Despite the trend toward industry consolidation in the pursuit of scale, the age of COVID has become the great neutralizer across the financial services industry.
“Not being able to walk factory floors and count fish in the tanks is definitely a big challenge,” said Barbara Ann Bernard, founder and chief investment officer of Wincrest Capital.
Speaking Wednesday morning as part of the Women in Asset Management virtual conference, Bernard talked about the challenges facing the financial services industry, as well as the opportunities that arise in a more socially distant world.
From a portfolio manager’s perspective, Bernard admitted that “not being able to go see the company is an adjustment.”
But she added, “If you’re not going to the mine, then a Zoom call is the same as meeting in a hotel.”
Bernard was joined on the panel discussion by Shundrawn Thomas, president of Northern Trust Asset Management, to analyze the pluses and minuses of an industry that has generally fallen behind when it comes to diversity and inclusion.
“I love the business we’re in, but we simply have not been an industry that excels in diversity,” Thomas said. “We have to be intentional.”
Along those lines, he cited examples of “very competent people in the industry that with training can step into portfolio manager roles.”
This week Thomas wrote an open letter to corporate America reflecting on the state of race relations in the workplace, in which he encouraged people to try to “hear with the head and the heart.”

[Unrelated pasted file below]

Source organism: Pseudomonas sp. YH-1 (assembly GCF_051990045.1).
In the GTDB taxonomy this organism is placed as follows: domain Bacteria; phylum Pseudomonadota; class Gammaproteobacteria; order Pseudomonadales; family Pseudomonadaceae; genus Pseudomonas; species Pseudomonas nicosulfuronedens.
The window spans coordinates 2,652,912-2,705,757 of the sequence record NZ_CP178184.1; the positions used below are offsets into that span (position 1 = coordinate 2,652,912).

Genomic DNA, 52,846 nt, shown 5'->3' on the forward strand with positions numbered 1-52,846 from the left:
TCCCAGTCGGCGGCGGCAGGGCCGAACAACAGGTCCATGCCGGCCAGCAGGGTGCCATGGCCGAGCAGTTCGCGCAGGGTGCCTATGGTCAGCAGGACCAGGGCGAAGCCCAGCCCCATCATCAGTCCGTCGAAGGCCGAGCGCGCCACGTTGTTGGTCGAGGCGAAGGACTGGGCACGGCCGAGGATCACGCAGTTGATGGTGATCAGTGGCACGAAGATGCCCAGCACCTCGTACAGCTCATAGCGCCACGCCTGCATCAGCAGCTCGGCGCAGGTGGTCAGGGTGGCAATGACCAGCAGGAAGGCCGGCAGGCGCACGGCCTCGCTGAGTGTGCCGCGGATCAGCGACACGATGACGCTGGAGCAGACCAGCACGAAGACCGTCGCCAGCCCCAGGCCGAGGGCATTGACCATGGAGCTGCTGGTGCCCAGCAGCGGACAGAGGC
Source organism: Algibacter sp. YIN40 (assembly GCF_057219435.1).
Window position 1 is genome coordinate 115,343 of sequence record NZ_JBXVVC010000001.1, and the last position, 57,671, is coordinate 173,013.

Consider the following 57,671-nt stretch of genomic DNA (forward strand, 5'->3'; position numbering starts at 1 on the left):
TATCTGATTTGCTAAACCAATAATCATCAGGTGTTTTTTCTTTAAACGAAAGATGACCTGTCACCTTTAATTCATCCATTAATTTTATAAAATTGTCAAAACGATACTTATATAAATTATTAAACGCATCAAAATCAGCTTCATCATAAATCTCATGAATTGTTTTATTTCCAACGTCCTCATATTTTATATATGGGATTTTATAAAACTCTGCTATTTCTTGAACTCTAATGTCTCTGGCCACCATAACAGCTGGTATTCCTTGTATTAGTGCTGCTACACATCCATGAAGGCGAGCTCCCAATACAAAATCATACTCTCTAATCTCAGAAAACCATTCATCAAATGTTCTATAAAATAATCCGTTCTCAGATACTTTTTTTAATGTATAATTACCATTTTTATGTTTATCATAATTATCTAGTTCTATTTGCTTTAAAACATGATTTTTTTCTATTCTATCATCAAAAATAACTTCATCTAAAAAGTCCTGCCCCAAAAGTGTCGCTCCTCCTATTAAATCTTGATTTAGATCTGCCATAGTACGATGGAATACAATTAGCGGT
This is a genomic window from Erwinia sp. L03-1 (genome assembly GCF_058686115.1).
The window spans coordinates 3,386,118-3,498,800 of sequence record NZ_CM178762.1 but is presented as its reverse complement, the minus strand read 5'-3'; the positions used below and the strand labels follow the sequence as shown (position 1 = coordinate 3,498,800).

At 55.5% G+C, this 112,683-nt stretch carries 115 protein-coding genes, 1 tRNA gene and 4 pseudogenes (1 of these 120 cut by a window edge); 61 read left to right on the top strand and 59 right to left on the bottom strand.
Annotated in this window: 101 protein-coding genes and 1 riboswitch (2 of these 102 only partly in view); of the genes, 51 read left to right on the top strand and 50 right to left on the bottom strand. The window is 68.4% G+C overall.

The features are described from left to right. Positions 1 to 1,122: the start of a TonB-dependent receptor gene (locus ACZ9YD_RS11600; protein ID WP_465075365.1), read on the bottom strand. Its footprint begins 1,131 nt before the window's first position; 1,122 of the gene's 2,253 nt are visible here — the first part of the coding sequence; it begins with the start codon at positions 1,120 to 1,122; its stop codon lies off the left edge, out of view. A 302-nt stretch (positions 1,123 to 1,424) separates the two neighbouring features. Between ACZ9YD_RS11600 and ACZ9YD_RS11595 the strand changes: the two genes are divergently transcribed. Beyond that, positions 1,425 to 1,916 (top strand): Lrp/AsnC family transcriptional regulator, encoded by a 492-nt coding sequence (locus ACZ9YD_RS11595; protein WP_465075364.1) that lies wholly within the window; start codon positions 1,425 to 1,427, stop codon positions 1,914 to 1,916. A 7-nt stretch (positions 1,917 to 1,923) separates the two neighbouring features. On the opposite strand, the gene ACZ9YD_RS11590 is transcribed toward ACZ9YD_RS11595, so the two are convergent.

“I was encouraged last year when a group of CEOs and industry leaders got together and discussed the duty of governance, but there’s a lot of room in between our ideals and our practices,” he said. “We can’t be just self-interested. There has to be a collective push for the health and diversity of the industry.”
From a basic logistics perspective, Bernard said the asset management industry is a “great career for women.”
“I really think it’s the best career in the world because you get paid to learn for a living,” she said. “I am never bored. Never. It’s an incredible career for women with children. There’s an element of predictability to it. You know when earnings season will be. Markets close at a set time.”
Bernard’s advice for women in asset management is to avoid being steered down a path toward sales, rather than analytics.
“When women advance, everyone tends to push them into sales,” she said. “The more senior you get, the more of a salesperson you have to become. The right order is analytics, then sales, not sales and then a dead end.”
As an avenue toward progress, both panelists saw glimmers of hope in the increasingly popular world of sustainable investing strategies.
“I’m hugely encouraged” by the growth of ESG investing, Bernard said, but she qualified that there needs to be a greater focus on how companies are allocating their resources and actually supporting sustainable causes.
“Nobody is talking about aligning the values of a firm with the way they invest their pension plan,” she said. “From my perspective, there isn’t a supply problem, there’s a demand problem.”
Referencing an occasion years ago when Warren Buffett was challenged to diversify his board of directors, Bernard said there is power in speaking up and raising questions.
“Just write a letter,” she said. “You will make them very uncomfortable. When something is the norm, you don’t question it. I don’t think these companies have even thought about it. I would challenge everyone on this call to write a letter, and we can all move the needle.”
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